The pilgrim centre planned at Nankana Sahib is aimed at facilitating the journey of thousands of Indian Sikhs who visit the shrine of Guru Nanak Dev every year.

The SGPC’s initiatives, announced days ahead of the 15 November anniversary of Guru Nanak Dev’s birth, are significant. If approved, this will be the first SGPC venture aimed at spreading its religious activities into Pakistan.

There are actually a lot of Sikh Gurudwaras in Pakistan, they’re just not that well looked after. Wikipedia has more history on Nankana Sahib, but it’s apparently disputed.

This not long after the news that Pakistan is also nominating the famous Katasraj temple in Pakistan Punjab for a World Heritage status.

Filed under: South Asia, Religion

Muslim pick-up lines

by Al-Hack at 2:03 am    

I just had to post these:

1. Oh my gosh! I just saw part of your hair, now you’re obliged to marry me.

2. Our parents engaged us when we were little; they must have forgotten to tell you.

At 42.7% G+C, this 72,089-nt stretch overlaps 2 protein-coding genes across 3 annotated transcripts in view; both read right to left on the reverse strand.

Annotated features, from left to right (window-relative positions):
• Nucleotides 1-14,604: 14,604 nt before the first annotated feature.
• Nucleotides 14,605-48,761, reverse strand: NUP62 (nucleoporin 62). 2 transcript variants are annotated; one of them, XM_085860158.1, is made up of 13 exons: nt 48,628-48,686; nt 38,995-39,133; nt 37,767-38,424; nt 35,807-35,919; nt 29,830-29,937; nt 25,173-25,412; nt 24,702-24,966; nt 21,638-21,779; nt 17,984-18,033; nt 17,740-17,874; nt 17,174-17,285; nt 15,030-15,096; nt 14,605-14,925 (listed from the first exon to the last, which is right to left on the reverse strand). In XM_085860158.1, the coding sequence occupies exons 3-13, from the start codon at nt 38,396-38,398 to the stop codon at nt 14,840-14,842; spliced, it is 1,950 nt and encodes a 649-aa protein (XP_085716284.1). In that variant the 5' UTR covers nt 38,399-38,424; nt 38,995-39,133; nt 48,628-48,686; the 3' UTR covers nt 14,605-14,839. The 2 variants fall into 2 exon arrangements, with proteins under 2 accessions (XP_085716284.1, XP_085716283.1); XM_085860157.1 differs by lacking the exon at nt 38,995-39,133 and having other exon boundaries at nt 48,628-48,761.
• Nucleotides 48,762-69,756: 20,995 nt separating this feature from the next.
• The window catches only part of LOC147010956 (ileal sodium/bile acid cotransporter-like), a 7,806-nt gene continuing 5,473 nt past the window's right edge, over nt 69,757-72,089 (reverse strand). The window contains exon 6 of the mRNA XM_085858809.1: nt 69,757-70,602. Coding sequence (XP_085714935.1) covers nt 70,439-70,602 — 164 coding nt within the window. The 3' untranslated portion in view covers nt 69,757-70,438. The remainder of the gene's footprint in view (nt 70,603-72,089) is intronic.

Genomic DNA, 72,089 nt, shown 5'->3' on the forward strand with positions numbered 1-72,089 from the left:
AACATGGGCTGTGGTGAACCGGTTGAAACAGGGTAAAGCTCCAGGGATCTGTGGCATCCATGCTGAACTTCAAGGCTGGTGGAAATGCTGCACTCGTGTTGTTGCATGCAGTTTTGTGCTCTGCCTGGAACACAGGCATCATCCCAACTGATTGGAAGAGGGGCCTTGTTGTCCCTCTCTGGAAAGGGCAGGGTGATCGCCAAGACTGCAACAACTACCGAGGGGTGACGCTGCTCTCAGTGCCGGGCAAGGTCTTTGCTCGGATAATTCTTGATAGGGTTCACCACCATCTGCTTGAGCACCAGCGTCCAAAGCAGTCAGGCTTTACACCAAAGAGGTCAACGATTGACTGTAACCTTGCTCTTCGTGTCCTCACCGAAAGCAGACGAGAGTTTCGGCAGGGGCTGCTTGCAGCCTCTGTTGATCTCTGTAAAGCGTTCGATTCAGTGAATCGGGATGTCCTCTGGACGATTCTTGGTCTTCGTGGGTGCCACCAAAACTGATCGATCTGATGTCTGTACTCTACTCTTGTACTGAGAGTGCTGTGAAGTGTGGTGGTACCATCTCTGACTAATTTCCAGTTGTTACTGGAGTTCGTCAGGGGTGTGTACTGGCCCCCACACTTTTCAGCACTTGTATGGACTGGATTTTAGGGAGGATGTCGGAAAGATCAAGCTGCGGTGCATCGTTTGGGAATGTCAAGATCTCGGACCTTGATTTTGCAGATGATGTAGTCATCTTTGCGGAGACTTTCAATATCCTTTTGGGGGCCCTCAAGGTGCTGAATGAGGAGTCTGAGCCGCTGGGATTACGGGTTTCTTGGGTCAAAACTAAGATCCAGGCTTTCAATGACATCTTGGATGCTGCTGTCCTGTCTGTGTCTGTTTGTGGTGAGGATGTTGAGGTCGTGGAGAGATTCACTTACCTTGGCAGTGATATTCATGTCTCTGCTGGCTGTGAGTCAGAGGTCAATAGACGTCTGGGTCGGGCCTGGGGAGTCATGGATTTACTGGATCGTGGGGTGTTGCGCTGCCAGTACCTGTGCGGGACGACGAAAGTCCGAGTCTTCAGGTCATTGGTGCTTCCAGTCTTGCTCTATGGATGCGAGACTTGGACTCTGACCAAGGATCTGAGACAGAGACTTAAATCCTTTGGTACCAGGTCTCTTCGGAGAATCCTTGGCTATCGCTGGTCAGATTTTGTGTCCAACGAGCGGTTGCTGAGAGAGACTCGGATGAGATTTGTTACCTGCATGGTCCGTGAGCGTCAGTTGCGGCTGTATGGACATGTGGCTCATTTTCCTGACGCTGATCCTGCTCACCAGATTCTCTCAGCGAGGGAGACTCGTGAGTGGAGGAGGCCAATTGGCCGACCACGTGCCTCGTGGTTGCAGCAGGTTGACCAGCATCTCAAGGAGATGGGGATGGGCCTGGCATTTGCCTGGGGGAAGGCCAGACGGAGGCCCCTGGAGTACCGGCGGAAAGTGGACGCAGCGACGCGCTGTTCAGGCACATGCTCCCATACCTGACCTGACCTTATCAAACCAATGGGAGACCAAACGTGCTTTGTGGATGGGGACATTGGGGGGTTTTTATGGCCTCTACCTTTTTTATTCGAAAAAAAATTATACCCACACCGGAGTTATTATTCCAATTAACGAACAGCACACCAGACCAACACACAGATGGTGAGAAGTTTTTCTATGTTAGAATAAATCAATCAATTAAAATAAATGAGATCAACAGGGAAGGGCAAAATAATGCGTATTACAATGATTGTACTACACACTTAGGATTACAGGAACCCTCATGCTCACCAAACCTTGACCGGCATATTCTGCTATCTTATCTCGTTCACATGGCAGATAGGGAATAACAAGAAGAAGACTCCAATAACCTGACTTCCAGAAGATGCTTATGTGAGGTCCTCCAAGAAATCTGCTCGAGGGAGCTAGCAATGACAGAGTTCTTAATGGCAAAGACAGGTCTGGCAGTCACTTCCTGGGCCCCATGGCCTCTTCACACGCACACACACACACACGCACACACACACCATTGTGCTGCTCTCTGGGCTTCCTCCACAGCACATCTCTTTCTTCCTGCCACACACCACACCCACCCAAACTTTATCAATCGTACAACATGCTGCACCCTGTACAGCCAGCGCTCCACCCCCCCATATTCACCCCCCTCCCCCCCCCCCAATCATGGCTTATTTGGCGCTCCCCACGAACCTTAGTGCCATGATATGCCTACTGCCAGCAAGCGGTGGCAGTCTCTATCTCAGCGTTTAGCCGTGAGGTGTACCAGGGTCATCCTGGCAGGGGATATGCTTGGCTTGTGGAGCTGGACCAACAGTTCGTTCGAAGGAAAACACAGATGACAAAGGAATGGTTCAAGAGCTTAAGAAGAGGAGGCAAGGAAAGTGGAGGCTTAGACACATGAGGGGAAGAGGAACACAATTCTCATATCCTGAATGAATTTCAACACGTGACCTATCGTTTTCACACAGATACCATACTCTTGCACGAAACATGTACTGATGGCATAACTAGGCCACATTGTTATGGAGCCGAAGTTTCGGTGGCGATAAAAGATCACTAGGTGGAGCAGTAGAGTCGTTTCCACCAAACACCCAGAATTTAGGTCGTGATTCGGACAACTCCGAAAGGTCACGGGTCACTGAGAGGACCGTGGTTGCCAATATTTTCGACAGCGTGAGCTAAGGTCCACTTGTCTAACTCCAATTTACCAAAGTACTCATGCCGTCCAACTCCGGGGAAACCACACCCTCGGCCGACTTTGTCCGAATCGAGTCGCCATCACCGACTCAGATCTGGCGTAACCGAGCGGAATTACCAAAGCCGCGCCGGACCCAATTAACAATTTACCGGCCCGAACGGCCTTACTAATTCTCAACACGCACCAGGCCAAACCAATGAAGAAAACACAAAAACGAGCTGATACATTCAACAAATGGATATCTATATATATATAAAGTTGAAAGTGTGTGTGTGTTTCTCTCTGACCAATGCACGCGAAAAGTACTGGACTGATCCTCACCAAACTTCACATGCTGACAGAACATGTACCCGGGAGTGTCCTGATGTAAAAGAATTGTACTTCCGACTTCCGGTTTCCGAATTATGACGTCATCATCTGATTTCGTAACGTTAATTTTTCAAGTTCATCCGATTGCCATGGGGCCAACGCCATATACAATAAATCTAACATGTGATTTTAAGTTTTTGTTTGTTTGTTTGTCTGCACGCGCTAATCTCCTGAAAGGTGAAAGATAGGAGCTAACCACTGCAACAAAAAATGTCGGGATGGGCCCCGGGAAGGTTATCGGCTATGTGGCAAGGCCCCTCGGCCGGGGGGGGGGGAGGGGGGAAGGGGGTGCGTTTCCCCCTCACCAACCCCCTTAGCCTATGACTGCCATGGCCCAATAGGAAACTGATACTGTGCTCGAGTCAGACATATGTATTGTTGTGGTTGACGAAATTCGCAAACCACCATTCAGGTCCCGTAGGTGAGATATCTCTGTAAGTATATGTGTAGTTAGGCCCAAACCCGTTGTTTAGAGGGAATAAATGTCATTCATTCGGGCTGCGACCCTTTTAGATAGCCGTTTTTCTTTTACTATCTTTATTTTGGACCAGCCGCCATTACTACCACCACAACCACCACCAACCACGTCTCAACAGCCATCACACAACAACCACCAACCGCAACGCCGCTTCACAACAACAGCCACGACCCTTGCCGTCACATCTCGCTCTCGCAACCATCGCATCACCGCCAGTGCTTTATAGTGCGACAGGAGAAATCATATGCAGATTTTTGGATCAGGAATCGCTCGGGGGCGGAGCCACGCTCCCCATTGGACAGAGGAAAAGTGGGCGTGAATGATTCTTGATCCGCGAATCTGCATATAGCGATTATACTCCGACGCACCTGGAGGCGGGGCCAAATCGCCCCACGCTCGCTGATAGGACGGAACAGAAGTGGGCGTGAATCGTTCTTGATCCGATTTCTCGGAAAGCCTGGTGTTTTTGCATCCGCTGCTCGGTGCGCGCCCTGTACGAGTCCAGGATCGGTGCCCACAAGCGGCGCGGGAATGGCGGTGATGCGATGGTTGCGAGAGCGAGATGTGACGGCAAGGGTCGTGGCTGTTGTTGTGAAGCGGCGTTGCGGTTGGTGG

3. I’d like to be more than just your brother in Islam.

4. To watch you pray is a sin of its own.

5. Will my platinum VISA cover your dowry?

Continue Reading...
Filed under: Culture, Humour
8th November, 2005

Freedom for Tibet

by Sunny at 3:57 pm    

The Chinese President Hu Jintao received a loud reception today from pro-democracy supporters and people calling for the independence of Tibet. Though it is unlikely that Tony Blair or the Queen will raise either of those topics when they meet him.

While the USA and Britain keep pointing fingers at Iran and the Middle East for human-rights abuses (quite rightly), we must ask why they don’t do the same for China. Is the repression of the Tibetan people or their constant threats against Taiwanese independence not important enough?